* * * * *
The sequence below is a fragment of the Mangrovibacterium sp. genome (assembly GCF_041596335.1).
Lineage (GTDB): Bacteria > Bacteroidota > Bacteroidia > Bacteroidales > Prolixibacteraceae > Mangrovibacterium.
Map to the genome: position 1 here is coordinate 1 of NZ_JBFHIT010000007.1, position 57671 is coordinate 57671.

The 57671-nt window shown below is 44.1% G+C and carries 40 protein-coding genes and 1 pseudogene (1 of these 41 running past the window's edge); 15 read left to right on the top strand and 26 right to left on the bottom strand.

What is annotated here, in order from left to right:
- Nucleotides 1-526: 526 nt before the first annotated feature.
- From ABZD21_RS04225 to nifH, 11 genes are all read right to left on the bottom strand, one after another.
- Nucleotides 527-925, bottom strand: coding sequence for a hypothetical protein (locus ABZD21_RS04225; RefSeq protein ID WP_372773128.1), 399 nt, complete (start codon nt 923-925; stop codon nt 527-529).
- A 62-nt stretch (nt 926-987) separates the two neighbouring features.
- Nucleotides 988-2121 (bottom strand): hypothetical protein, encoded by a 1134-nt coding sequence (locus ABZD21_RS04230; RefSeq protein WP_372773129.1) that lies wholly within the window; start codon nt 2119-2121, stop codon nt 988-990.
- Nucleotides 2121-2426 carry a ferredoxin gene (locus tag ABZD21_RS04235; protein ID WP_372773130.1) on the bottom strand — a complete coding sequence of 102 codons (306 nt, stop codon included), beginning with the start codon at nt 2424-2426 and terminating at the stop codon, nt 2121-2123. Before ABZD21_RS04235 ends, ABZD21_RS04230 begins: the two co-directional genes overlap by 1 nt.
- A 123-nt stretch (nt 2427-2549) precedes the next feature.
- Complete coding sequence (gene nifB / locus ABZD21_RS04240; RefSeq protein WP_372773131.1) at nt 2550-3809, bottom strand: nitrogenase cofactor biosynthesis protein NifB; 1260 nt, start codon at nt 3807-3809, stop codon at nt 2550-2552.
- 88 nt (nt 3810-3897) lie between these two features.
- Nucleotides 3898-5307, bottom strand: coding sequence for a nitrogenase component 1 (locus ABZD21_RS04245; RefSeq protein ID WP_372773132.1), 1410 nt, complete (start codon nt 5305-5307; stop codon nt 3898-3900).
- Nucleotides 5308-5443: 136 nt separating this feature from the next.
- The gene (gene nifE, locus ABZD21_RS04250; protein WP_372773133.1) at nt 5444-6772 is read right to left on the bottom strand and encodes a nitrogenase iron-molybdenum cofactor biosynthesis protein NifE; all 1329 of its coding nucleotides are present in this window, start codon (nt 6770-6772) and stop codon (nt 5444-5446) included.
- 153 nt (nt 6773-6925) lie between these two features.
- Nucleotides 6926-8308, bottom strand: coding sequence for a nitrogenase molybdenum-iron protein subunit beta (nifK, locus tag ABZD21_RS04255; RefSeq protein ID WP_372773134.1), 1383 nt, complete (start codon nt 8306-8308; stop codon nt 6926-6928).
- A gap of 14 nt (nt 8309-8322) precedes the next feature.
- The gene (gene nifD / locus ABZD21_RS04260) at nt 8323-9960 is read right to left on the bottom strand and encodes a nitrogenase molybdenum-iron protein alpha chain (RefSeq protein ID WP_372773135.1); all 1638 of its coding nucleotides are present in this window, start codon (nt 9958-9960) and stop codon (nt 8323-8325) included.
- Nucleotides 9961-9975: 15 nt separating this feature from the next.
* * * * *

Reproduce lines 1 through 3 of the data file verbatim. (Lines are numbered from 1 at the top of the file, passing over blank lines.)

The sequence below is a fragment of the Mangrovibacterium sp. genome (assembly GCF_041596335.1).
Lineage (GTDB): Bacteria > Bacteroidota > Bacteroidia > Bacteroidales > Prolixibacteraceae > Mangrovibacterium.
Map to the genome: position 1 here is coordinate 1 of NZ_JBFHIT010000007.1, position 57671 is coordinate 57671.